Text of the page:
Protecting Our Voting Rights and Ability To Organize
This is America, and white supremacy has an unyielding grip on all of our systems, including our politics, our fundamental freedom to vote and our freedom to protest to hold our elected leaders accountable.
That’s why it was no surprise that after back-breaking organizing during the 2020 elections turned out an unprecedented number of voters — during a global pandemic, no less — conservative legislatures across the country enacted a myriad of voter suppression laws.
As we mark the 58th anniversary of the March on Washington, a protest march where some 250,000 people gathered in front of the Lincoln Memorial in Washington, D.C., it’s more critical than ever that, as we consider federal voting rights protections, we stay vigilant when it comes to protecting newly activated voters who also participate in racial justice protests.
The anti-protest laws introduced this year are widely considered to be a direct response to the protests of 2020 — where nearly 26 million people took to the streets to demand a new way forward when it comes to finally achieving racial justice in America. Our communities — people of color, LGBTQ folks, women, the working class, immigrants and others — recognized their growing power and came together to stop white supremacy in its tracks, even as it fueled new waves of violence and subversion. Despite efforts to misinform and criminalize our communities, we continue to break into mainstream politics and institutions to demand the structures adapt to meet our needs.
So of course those who cling to white supremacist ideology are doing everything they can to maintain their grasp on power. They witnessed what happens when we take our energy and channel it strategically at the ballot box — and they fear what will happen when we understand our power beyond Election Day. So they’ve decided to criminalize our freedom to protest.
Three dozen states have enacted anti-protest legislation. Another 100 state legislatures introduced similar bills that increased the penalties for arrest during protests to felonies that directly threaten their voting rights if convicted.
Not only are organizers in Georgia, Florida, Wisconsin and so many other states left to figure out how and when we can engage and mobilize would-be voters during election season, we’re also facing the prospect of our people losing their right to participate in elections that determine who holds power in the days afterward. When combined with voting rights, and the prospect of racial, partisan gerrymandering, the need for federal action to prevent these laws is more clear than ever before.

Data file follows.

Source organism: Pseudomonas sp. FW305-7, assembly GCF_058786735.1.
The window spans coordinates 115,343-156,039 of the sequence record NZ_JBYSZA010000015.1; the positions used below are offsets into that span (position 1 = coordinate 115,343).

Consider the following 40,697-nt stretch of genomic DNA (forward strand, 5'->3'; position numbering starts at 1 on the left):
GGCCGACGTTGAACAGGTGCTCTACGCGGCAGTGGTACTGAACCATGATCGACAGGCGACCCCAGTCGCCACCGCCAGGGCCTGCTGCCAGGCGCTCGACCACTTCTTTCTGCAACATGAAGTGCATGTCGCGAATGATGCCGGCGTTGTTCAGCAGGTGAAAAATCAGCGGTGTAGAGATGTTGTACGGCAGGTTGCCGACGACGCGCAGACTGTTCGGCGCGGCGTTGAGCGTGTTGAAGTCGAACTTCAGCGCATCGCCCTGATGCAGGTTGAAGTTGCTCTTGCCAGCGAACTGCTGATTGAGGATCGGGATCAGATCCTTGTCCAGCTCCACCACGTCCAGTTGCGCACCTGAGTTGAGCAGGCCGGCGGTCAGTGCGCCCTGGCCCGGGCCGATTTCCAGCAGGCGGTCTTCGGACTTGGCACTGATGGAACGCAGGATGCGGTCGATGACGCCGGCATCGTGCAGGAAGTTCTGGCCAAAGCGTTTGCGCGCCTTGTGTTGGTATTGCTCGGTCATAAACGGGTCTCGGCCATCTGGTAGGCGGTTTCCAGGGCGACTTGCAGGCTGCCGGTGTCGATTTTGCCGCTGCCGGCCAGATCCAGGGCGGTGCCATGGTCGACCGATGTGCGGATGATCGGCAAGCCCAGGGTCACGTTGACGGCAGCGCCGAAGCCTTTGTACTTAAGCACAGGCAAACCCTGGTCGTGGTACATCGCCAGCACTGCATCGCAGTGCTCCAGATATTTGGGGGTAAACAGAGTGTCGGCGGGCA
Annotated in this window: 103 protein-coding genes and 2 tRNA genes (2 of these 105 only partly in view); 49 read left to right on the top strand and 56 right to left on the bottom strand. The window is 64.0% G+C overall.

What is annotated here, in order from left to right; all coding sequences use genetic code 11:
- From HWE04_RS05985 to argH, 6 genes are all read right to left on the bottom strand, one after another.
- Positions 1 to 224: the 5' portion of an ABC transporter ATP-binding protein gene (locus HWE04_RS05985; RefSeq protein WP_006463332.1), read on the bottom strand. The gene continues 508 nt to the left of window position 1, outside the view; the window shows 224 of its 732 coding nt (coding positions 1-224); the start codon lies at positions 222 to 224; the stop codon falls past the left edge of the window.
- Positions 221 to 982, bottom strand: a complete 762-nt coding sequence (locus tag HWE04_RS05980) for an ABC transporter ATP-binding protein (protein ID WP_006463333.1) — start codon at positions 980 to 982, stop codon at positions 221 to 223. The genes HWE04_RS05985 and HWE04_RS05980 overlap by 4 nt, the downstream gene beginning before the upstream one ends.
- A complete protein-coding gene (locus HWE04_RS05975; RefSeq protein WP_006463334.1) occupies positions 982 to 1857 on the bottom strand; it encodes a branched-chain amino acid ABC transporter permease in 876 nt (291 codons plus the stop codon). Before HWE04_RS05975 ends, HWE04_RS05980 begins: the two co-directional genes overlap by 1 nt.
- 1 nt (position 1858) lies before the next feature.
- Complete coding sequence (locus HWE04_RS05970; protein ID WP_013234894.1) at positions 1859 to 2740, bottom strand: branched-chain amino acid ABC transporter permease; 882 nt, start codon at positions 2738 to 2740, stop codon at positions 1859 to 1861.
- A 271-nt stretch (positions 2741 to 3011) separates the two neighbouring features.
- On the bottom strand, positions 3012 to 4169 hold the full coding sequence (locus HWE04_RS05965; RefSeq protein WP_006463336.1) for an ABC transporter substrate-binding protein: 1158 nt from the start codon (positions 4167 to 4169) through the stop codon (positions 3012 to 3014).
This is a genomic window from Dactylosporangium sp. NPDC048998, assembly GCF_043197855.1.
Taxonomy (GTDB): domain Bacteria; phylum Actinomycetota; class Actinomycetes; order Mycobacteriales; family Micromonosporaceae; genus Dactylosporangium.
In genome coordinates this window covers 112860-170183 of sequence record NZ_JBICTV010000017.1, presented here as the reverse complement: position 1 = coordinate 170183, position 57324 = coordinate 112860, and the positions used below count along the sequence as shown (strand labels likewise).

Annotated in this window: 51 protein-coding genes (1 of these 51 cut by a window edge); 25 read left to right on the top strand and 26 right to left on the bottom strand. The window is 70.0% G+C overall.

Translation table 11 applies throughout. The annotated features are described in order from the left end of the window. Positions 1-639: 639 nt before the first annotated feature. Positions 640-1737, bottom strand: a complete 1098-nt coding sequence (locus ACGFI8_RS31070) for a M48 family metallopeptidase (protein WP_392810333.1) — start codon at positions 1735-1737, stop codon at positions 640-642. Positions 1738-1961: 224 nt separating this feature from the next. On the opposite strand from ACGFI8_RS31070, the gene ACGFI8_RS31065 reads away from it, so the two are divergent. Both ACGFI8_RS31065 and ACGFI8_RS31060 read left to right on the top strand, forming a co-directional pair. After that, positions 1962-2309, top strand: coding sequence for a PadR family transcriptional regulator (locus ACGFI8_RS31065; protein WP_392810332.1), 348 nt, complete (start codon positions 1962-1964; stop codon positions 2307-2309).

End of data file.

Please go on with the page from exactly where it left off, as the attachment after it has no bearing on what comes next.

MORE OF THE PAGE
These oppressive laws are attacks on our ability to build political power and the community anchors that support our work — the Black church, college campuses, corner stores, and all the other places where people gather and support each other.
As organizers, we expect — and even welcome — challenges and tension in our work. But we also realize that it is becoming increasingly difficult to out-organize laws that seek to silence us. For this reason alone, it is critical that the federal government monitor, and, when needed, should step in to protect communities rising up against white supremacy even when it feels politically risky.
At re:power we know that long-term, ongoing organizing of people of color and our white allies is what will ultimately loosen the tight grip of white supremacy on our institutions of democracy. We ask ourselves every day, “where is the space for progressive BIPOC leadership? How do we make sure our vision for this country, and the needs of our people, are brought to life?” If and when we can’t find what we need, we create it without hesitation: through our trainings, our Women of Color leadership cohorts and more.
That’s why we’re proud to support the March On for Voting Rights planned in Washington, D.C. on Saturday, August 28. This event, and marches like it across the country, let those who wish to silence our voices and our votes know that the progressive movement will not be bullied or made to feel less than. It also serves as a notice to those we helped elect into power: we can’t be expected to continue to deliver wins and ‘save democracy’ if we don’t have federal protection of our rights to organize, protest, and vote.
Karundi Williams is the executive director of re:power, a national training and capacity-building organization focused on racial justice.